A coalition of grocery store and bodega associations and two city councilmembers are demanding the state halt the incoming plastic bag ban for at least two months to educate both owners and consumers.

Critics say they haven’t been properly informed about the new law—which will ban retailers from handing out most plastic bags and place a five-cent fee on paper bags starting March 1st.

"13,000 bodegas in New York City are not prepared for this regulation," Councilmember Mark Gjonaj, chair of the small business committee, said at a City Hall rally Thursday, joined by Councilmember Ydanis Rodriguez and a handful of bodega and supermarket associations. "We’re calling on the state that we have to educate folks—small businesses and consumers—before we start the heavy-handed approach of penalizing both small businesses and customers."

Under the new rules, SNAP and WIC recipients will be exempt from the paper bag fee, and plastic bags will still be provided for prescriptions, uncooked animal products, fresh produce and bulk items. The Department of Environmental Conservation says they won’t be imposing fines on business owners who violate the ban for another few months, and business owners will receive a warning first. The first violation would be $250 once enforcement begins.

The conversation around the plastic bag ban isn’t new. New York City proposed a five-cent fee on plastic and paper bags back in 2016, but the law was thwarted by Governor Andrew Cuomo, who instead designed a task force to develop a state-wide solution to plastic bag waste. Last April, Cuomo signed the statewide ban.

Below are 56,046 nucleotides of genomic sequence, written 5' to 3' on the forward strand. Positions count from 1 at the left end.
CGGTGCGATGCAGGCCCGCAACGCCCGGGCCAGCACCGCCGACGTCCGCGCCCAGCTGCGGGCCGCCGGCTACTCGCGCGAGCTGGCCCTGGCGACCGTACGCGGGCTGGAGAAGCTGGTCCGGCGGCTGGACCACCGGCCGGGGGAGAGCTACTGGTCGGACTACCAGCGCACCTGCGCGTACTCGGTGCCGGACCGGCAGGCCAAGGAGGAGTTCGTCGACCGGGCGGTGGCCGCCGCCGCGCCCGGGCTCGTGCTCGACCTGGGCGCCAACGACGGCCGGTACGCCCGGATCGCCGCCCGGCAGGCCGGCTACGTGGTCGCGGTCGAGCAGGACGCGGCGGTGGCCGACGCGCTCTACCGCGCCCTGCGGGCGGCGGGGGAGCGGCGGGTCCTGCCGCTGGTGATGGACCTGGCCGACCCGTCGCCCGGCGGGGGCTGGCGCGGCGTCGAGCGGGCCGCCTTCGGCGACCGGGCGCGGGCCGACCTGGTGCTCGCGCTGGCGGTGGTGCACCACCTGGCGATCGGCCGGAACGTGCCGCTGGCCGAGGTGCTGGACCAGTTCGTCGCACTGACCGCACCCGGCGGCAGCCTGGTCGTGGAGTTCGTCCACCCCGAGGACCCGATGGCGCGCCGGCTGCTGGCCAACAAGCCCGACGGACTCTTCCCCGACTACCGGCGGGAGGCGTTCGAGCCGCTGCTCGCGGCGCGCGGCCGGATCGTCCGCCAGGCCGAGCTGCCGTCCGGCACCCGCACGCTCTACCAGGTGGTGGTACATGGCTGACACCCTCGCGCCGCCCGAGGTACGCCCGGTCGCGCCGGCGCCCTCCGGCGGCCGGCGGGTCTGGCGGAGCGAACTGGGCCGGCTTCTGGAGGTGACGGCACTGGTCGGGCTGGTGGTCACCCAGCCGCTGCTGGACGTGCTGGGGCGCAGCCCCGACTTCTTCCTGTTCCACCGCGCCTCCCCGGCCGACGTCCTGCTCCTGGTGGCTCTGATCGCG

While business owners have had a year to prepare for the change, the lack of education has created confusion for both shop-goers and operators, critics say.

"We’re gonna have chaos, it’s going to be confusion and there’s going to be no winners," said Orlando Findlayter, a bishop at the New Hope Christian Fellowship, a Brooklyn Presbyterian church.

Nick D’Agostino, owner of D'Agostino’s and Gristedes Supermarkets, is worried his business could take a hit if shoppers choose to order groceries online rather than find their reusable bags and go to his stores.

"On some level, I don’t know if this is just another way to give Amazon more business," he told Gothamist. "I’m gonna lose a lot of shopping trips."

It takes three months for 14-cent handled paper bags to arrive, D’Agostino said. But he's worried that a possible paper bag shortage could force costs up.

At City Hall on Thursday, a counter-protester wearing a homemade sandwich board covered with plastic and reusable bags said he thinks there will be a rough patch, but consumers will get used to carrying their reusable bags.

"We can survive without plastic carry-out bags," said Eric Goldstein, the New York City environment director and senior attorney for the Natural Resources Defense Council. In New York City, residents use more than 10 billion single-use carryout bags every year and it costs the City more than $12 million annually to dispose of these bags, according to the New York City Department of Sanitation. Statewide, New Yorkers use an estimated 23 billion single-use plastic bags.

The New York City Department of Sanitation will send a free reusable bag to those who take a zero-waste pledge. The DEC is also giving out more than 270,000 reusable bags with a focus on low- and moderate-income communities, and Cuomo announced a targeted educational campaign about the ban on Thursday.

In a statement to Gothamist, the DEC said they’re ready to help New Yorkers to make the switch to reusable bags and noted that communities across the country have similar bans.